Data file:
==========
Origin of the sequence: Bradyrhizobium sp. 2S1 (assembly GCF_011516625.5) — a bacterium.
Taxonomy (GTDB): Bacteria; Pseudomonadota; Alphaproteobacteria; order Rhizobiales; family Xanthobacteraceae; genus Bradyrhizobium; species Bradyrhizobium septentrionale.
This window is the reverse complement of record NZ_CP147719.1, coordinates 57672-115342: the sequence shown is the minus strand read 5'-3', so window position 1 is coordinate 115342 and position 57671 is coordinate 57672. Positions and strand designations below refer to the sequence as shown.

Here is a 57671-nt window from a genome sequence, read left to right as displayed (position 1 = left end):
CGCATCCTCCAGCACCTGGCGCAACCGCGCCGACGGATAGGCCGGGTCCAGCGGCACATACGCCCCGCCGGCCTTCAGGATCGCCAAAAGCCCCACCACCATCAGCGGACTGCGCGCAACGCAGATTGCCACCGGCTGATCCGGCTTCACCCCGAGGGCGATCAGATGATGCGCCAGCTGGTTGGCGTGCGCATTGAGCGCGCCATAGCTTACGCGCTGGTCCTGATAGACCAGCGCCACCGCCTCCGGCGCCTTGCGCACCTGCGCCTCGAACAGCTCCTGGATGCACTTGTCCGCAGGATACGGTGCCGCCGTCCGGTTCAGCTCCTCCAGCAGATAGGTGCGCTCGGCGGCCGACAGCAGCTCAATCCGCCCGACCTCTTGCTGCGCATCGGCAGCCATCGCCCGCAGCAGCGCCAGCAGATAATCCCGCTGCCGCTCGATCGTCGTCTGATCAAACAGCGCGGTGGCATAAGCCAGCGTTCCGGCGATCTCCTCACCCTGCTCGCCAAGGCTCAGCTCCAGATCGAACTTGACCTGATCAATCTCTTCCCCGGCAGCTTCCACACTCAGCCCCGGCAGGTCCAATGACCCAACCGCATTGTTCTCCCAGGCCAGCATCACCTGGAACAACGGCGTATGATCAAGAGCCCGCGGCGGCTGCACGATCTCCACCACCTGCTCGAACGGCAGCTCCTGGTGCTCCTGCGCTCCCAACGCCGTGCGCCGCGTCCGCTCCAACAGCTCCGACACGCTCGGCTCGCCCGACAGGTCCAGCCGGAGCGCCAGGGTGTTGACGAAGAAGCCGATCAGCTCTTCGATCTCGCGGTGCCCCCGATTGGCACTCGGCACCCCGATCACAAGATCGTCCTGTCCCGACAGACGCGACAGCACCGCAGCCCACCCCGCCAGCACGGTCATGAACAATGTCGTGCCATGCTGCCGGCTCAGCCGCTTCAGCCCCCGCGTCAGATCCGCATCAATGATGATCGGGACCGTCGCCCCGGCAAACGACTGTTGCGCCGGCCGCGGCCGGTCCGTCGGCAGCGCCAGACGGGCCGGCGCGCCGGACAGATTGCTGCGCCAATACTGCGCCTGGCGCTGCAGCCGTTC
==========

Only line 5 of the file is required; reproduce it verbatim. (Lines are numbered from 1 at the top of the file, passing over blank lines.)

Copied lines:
CGCATCCTCCAGCACCTGGCGCAACCGCGCCGACGGATAGGCCGGGTCCAGCGGCACATACGCCCCGCCGGCCTTCAGGATCGCCAAAAGCCCCACCACCATCAGCGGACTGCGCGCAACGCAGATTGCCACCGGCTGATCCGGCTTCACCCCGAGGGCGATCAGATGATGCGCCAGCTGGTTGGCGTGCGCATTGAGCGCGCCATAGCTTACGCGCTGGTCCTGATAGACCAGCGCCACCGCCTCCGGCGCCTTGCGCACCTGCGCCTCGAACAGCTCCTGGATGCACTTGTCCGCAGGATACGGTGCCGCCGTCCGGTTCAGCTCCTCCAGCAGATAGGTGCGCTCGGCGGCCGACAGCAGCTCAATCCGCCCGACCTCTTGCTGCGCATCGGCAGCCATCGCCCGCAGCAGCGCCAGCAGATAATCCCGCTGCCGCTCGATCGTCGTCTGATCAAACAGCGCGGTGGCATAAGCCAGCGTTCCGGCGATCTCCTCACCCTGCTCGCCAAGGCTCAGCTCCAGATCGAACTTGACCTGATCAATCTCTTCCCCGGCAGCTTCCACACTCAGCCCCGGCAGGTCCAATGACCCAACCGCATTGTTCTCCCAGGCCAGCATCACCTGGAACAACGGCGTATGATCAAGAGCCCGCGGCGGCTGCACGATCTCCACCACCTGCTCGAACGGCAGCTCCTGGTGCTCCTGCGCTCCCAACGCCGTGCGCCGCGTCCGCTCCAACAGCTCCGACACGCTCGGCTCGCCCGACAGGTCCAGCCGGAGCGCCAGGGTGTTGACGAAGAAGCCGATCAGCTCTTCGATCTCGCGGTGCCCCCGATTGGCACTCGGCACCCCGATCACAAGATCGTCCTGTCCCGACAGACGCGACAGCACCGCAGCCCACCCCGCCAGCACGGTCATGAACAATGTCGTGCCATGCTGCCGGCTCAGCCGCTTCAGCCCCCGCGTCAGATCCGCATCAATGATGATCGGGACCGTCGCCCCGGCAAACGACTGTTGCGCCGGCCGCGGCCGGTCCGTCGGCAGCGCCAGACGGGCCGGCGCGCCGGACAGATTGCTGCGCCAATACTGCGCCTGGCGCTGCAGCCGTTC